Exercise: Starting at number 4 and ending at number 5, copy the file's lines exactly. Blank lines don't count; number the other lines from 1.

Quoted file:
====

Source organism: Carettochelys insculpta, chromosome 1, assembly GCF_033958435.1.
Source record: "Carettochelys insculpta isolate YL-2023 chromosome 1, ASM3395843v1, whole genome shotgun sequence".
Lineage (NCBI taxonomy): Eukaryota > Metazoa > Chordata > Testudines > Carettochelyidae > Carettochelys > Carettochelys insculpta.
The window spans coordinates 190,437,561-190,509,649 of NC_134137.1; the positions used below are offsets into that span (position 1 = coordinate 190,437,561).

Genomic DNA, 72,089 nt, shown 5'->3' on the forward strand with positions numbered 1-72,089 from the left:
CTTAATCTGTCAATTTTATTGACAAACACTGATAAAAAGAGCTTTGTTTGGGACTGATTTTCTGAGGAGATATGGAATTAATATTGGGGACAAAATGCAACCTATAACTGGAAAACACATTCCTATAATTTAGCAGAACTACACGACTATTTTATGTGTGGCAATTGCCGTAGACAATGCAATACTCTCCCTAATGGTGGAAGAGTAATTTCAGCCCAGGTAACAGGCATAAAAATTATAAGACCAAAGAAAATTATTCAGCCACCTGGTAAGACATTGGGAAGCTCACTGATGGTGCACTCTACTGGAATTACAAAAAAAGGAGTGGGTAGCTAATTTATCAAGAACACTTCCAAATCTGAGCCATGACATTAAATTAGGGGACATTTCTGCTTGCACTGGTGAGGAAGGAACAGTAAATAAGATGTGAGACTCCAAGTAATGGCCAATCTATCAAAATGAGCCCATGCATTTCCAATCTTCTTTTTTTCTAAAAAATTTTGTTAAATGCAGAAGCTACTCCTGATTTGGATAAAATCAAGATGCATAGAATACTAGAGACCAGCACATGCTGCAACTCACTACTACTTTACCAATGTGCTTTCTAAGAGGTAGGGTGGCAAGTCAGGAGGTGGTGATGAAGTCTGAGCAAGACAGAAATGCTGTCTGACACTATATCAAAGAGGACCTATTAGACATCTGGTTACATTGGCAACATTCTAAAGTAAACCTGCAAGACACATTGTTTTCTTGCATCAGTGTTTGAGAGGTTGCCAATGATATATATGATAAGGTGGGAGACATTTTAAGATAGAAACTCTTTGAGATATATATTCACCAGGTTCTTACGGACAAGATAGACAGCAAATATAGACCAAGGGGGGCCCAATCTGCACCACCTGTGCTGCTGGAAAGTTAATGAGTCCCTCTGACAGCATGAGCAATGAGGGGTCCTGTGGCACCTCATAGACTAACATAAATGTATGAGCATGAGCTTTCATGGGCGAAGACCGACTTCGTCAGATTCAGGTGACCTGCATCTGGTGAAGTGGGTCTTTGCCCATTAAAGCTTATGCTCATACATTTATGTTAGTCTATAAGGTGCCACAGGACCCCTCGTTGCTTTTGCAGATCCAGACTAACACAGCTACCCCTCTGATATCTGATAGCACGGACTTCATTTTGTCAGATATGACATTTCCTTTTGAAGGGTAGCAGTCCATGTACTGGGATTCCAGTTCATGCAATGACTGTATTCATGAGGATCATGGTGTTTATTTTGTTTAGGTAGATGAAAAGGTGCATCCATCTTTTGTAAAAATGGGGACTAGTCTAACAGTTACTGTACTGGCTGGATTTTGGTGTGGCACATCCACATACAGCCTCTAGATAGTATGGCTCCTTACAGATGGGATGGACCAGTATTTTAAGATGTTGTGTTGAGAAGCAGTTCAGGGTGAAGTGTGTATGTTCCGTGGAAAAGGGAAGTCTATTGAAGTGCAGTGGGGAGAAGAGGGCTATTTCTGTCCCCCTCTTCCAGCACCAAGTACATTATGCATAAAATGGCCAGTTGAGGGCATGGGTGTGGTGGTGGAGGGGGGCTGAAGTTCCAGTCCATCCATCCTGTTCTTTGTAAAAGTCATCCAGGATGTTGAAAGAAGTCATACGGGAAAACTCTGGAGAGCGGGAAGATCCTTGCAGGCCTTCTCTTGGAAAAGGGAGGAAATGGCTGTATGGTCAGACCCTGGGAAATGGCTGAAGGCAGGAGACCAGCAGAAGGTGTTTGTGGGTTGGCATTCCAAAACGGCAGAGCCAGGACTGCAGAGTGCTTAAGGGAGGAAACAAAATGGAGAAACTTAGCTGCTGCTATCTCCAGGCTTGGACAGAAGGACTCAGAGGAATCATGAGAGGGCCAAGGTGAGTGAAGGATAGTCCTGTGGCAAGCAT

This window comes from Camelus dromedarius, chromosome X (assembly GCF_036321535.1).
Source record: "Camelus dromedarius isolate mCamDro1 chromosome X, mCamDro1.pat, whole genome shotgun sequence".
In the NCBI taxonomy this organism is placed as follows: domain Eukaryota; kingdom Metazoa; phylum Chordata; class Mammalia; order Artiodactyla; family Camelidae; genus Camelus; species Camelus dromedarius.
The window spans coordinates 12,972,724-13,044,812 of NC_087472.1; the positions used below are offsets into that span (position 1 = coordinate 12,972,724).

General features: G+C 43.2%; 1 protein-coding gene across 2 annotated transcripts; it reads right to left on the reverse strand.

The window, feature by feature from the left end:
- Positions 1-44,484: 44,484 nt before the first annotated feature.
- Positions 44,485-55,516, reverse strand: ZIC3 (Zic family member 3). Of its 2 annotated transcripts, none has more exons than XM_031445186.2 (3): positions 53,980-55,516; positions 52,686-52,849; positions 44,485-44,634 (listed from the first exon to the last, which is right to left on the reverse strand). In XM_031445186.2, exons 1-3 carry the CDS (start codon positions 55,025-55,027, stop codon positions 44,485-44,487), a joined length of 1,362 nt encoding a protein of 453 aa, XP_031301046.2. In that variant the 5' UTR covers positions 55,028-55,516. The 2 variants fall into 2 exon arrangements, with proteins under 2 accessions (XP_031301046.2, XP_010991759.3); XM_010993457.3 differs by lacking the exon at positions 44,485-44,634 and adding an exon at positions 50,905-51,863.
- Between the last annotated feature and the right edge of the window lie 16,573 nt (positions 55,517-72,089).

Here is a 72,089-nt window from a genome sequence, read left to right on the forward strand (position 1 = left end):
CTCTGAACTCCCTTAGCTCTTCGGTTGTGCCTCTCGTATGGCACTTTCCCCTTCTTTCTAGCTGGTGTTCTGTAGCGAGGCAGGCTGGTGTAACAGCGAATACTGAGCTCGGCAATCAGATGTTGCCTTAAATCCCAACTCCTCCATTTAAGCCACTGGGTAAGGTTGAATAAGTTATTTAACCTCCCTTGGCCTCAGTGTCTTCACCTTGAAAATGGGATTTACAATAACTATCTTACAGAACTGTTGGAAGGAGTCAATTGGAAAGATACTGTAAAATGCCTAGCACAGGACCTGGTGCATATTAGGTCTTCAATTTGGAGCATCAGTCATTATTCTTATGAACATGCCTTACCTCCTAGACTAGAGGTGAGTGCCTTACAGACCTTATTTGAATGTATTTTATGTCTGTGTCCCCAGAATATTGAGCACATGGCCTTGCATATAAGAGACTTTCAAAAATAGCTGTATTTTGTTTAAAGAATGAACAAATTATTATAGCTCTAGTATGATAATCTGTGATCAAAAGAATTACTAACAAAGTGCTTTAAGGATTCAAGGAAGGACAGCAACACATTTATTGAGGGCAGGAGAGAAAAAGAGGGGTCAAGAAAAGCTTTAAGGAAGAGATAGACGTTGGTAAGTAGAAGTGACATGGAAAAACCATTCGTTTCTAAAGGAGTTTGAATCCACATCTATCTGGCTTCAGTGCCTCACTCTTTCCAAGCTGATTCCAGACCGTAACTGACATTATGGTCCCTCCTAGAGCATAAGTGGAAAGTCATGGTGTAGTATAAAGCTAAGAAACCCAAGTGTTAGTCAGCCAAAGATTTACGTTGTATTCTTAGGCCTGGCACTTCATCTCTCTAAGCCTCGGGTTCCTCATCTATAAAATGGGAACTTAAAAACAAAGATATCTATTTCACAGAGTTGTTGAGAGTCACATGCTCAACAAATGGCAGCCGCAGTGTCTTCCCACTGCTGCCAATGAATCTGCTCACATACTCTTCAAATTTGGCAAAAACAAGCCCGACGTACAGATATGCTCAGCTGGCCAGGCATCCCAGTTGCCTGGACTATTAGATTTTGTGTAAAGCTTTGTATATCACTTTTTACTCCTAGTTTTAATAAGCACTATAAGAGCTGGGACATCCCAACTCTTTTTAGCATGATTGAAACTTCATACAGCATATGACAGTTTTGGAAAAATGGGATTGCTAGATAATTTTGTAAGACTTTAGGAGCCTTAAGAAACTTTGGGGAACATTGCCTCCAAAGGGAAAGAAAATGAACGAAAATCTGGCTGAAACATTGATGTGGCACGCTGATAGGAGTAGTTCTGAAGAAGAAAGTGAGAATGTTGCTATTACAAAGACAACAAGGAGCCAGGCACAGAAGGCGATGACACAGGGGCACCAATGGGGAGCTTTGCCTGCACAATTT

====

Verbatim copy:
The window spans coordinates 190,437,561-190,509,649 of NC_134137.1; the positions used below are offsets into that span (position 1 = coordinate 190,437,561).

Genomic DNA, 72,089 nt, shown 5'->3' on the forward strand with positions numbered 1-72,089 from the left: